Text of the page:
You are still not happy after negotiations, what do you do now?

If you cannot agree on compensation, you or the government can refer your claim for compensation to the Land Court of Queensland. There, a member of the Court will determine the proper measure of compensation payable according to the Acquisition of Land Act.

Because of the expense involved in a referral to the Land Court, your lawyers will also discuss the mediation of your claim as an interim step.

Why you need a Butler McDermott Lawyer

Negotiating your compensation can be a big task. After all, you want to make sure that you are getting the right amount of money for the land that you once lived on, worked from, or derived an income from. You are not just selling your home on the open market; you are defending your rights against a government body that has decided to acquire your land, often without any thought for your concerns or objections.

It is not uncommon to feel significant stress in those circumstances. The best way you can ensure you are maximising your compensation is by engaging a lawyer experienced in land acquisitions.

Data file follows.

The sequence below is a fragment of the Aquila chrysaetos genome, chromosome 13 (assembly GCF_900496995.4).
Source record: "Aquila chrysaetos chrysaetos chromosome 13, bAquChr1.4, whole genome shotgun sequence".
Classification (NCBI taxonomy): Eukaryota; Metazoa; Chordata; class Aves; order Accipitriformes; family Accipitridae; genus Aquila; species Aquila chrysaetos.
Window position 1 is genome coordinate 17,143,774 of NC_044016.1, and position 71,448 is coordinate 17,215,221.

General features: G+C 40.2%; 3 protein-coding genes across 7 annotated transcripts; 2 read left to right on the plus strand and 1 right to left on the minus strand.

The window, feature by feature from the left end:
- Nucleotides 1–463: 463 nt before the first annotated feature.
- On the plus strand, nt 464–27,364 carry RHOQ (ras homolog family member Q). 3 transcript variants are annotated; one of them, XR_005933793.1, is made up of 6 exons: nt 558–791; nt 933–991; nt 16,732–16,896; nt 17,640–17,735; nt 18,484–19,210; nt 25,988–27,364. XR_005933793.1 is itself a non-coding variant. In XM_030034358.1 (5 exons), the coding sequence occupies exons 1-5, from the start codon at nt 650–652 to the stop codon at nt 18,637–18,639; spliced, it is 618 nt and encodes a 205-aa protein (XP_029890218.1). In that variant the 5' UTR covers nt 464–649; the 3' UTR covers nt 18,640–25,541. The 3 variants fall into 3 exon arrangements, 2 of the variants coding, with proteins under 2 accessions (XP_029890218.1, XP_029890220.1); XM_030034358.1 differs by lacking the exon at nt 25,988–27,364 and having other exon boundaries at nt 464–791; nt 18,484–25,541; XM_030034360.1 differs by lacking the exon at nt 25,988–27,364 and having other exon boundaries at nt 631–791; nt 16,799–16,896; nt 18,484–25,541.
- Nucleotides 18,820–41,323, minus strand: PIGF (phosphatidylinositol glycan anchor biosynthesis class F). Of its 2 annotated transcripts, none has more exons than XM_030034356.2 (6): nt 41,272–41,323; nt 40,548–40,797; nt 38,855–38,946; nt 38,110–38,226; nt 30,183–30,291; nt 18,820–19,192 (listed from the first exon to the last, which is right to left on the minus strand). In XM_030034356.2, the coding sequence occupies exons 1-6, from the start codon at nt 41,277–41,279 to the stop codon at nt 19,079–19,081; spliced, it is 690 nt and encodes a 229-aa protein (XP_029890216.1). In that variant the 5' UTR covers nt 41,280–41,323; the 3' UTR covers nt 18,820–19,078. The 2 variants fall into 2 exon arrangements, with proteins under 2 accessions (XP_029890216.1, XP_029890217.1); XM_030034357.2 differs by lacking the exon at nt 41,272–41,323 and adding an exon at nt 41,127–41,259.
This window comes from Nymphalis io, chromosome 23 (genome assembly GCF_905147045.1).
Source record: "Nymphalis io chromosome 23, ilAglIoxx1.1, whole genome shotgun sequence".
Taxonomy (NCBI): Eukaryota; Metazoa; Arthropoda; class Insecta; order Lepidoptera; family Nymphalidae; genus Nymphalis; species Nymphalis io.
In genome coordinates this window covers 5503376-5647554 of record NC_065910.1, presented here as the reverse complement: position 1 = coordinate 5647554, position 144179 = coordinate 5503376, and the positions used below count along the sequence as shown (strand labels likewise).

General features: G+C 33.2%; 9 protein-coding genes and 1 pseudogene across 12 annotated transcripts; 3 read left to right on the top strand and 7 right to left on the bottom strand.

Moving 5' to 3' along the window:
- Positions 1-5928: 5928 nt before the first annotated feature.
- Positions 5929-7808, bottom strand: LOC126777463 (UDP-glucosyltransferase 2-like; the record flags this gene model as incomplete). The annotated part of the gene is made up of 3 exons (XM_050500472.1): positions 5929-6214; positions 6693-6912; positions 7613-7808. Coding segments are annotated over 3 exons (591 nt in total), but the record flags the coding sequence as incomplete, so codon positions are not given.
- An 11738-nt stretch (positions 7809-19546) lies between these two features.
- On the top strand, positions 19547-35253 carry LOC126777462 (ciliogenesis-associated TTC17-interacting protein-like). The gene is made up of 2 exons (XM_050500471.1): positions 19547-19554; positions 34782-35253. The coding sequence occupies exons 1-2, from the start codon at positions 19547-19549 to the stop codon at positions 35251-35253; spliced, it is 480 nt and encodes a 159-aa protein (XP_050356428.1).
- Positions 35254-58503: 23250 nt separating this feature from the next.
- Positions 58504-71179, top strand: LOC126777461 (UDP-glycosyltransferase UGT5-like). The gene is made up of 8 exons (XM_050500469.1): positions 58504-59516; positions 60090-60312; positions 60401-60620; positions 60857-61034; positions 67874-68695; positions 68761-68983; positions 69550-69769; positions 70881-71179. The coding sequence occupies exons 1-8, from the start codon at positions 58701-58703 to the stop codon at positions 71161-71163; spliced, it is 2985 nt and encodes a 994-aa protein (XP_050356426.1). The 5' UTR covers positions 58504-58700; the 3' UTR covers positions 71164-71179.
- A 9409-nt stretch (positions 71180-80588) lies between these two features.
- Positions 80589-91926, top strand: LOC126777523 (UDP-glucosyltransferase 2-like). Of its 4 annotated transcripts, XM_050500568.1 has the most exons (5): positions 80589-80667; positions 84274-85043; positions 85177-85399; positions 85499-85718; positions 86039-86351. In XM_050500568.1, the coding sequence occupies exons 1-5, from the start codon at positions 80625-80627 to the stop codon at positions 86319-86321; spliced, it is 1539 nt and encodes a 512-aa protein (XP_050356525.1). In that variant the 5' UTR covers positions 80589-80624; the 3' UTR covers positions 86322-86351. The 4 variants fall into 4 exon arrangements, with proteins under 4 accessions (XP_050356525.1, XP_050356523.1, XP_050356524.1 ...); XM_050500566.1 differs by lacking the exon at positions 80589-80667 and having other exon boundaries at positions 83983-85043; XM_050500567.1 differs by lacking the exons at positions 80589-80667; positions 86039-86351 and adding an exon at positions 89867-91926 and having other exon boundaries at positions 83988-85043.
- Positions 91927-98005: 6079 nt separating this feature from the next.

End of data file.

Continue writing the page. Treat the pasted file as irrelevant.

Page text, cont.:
Director Brent King, consultant Peter Boyce, and our lawyers are well-versed in the law of compulsory acquisition, having assisted and represented many Sunshine Coast residents with resumption matters, including the Traveston Crossing Dam, the Mooloolaba Transport Corridor Upgrade, the Caloundra Transport Corridor Upgrade, and the Sugar Road and Maud Street Upgrade. We act on your behalf to negotiate with the government, so that you can focus on moving forward.

Want to maximise compensation for your beautiful Sunshine Coast land? Contact Butler McDermott today.

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Simone Faunt


Peter Boyce


Peter has been practising as a Nambour Solicitor since 1977 and joined Butler McDermott Lawyers the same year.

With over 40 years practicing as a Sunshine Coast lawyer, Peter has extensive knowledge of various facets of law.